From Seed To Sip How Rum Is Made

How does your rum go from a straw of grass to an expensive top shelf rum? It all begins with the tropical grass called saccharum officinarum or sugar cane. It had been used for thousands of years in Asia before the Europeans “discovered” it. It was brought to the Caribbean by Cristopher Columbus in 1493. The sugar cane grown today is a hybrid of several different species of cane to get a good mix of characteristics to make it suitable for the region where it grows.

In the tropics it's possible to get two harvests per year. The fields are first cleansed by fire and the cut either by machete or machine. After cutting it's brought to a sugar mill or distillery to get chopped up and crushed so all the juice can be extracted. Normally the juice gets boiled so the sugar crystallizes and can be separated from the remains. For cane juice rums the cane juice gets fermented and distilled without the sugar production.

Unlike some other spirits, rum has no defined production methods. Instead, rum production is based on traditional styles that vary between locations and distillers.

Sugarcane is harvested to make sugarcane juice and molasses. The fields are normally torched before harvesting to cleanse the fields from leaves, snakes and other animals. Due to the tropical climates in which sugar cane is grown it can be harvested two times a year. Sugar cane can either be manually harvested by cutting with a knife or mechanically cut which is most widely practiced today. After cutting the cane should be crushed as soon as possible.
Most rum produced is made from molasses. A notable exception is the French-speaking islands, where sugarcane juice is the preferred base ingredient.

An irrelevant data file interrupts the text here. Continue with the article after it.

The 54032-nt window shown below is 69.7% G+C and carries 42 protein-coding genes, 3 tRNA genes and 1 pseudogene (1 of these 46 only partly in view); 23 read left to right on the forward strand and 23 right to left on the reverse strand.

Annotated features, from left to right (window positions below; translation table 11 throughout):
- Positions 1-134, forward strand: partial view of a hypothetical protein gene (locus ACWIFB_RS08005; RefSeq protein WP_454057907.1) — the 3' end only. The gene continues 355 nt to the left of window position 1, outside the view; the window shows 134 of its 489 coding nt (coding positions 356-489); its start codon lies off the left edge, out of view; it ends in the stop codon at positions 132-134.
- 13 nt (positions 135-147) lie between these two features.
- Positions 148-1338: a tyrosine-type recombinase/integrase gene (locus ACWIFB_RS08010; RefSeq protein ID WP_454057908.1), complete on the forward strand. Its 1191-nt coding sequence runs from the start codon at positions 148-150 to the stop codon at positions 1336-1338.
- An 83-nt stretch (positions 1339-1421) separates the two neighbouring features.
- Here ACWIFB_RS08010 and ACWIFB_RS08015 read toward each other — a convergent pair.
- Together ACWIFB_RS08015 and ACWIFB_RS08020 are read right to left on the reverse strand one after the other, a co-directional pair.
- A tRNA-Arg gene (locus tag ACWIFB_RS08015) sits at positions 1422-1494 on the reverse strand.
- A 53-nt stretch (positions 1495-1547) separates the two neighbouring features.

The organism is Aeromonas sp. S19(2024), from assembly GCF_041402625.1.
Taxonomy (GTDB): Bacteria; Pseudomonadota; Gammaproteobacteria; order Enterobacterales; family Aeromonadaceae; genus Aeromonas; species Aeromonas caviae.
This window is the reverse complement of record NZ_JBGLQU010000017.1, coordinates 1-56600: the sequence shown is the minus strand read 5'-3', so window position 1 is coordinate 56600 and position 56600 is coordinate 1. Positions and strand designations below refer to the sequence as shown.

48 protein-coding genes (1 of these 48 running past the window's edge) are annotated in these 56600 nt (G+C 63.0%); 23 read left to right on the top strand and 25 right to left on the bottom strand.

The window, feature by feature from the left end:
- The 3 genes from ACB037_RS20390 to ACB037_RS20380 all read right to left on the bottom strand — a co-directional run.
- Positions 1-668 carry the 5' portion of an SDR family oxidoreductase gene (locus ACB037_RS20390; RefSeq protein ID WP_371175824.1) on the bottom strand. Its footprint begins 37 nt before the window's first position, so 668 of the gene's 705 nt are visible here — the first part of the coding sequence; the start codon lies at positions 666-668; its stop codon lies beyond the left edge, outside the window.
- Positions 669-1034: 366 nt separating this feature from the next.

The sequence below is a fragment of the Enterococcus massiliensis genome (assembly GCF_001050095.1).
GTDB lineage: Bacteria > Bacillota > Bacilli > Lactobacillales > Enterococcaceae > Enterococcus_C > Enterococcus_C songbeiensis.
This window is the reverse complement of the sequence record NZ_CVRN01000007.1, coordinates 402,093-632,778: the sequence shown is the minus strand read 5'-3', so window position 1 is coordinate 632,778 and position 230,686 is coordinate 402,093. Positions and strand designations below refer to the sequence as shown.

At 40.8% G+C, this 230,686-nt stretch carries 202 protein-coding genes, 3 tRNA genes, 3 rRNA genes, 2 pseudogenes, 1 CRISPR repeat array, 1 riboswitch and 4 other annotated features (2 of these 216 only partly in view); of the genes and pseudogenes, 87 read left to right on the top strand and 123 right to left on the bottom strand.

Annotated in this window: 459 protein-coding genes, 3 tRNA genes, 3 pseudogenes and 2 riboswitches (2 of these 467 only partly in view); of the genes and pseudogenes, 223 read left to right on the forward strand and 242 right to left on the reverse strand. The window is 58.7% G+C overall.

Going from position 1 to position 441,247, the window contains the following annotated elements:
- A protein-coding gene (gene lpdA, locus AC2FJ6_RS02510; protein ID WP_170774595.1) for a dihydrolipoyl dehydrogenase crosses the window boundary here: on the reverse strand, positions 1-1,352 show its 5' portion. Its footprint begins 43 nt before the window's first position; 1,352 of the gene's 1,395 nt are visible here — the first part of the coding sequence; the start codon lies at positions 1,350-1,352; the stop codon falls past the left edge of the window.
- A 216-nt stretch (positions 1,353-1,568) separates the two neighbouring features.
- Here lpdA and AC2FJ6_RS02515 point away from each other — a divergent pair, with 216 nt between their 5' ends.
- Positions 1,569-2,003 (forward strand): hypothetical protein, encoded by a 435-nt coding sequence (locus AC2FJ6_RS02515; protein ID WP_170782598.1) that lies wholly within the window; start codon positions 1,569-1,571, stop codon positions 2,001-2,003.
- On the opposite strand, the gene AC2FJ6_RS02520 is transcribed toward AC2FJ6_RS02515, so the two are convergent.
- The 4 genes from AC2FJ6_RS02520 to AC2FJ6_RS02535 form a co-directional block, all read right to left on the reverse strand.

Crushing and extraction
At the entrance of the grinding mills, cane is first minced by a series of knives. It is then crushed by a battery of mills. Each mill is set differently so that the clamping action is becoming stronger.
For a better extraction cane is sprayed with water after each grinding. Cane juice collected in channels is filtered and then pumped to the fermentation tanks or boiled for sugar production. Molasses is produced by the boiling of the juice, which separates crystallized sugar from this dark treacly by-product. The molasses is delivered from the sugar factory to the distillery where it is pumped into storage tanks.

Recycling powering the operations
At the outlet of the mill, bagasse (sugar cane fiber remaining after extraction of the juice) is fed to the furnace to be burnt. It serves as a fuel for the furnaces that heat the boiler water and turn it into steam. Steam might be used for driving the mills, distillation columns and sugar production. The power generated by the bagasse allows the distillery to be completely independent on one hand and to have a low carbon foot print from an ecological point of view..

Yeast and water are added to the base ingredient to start the fermentation process. This is done under controlled conditions where ph, temperature and degrees Brix (sugar content, sucrose as percentage by weight) is carefully monitored. The sugar content can't be too high or too low so molasses needs to be diluted. While some rum producers allow wild yeasts to perform the fermentation, most use specific strains of yeast to help provide a consistent taste and predictable fermentation time.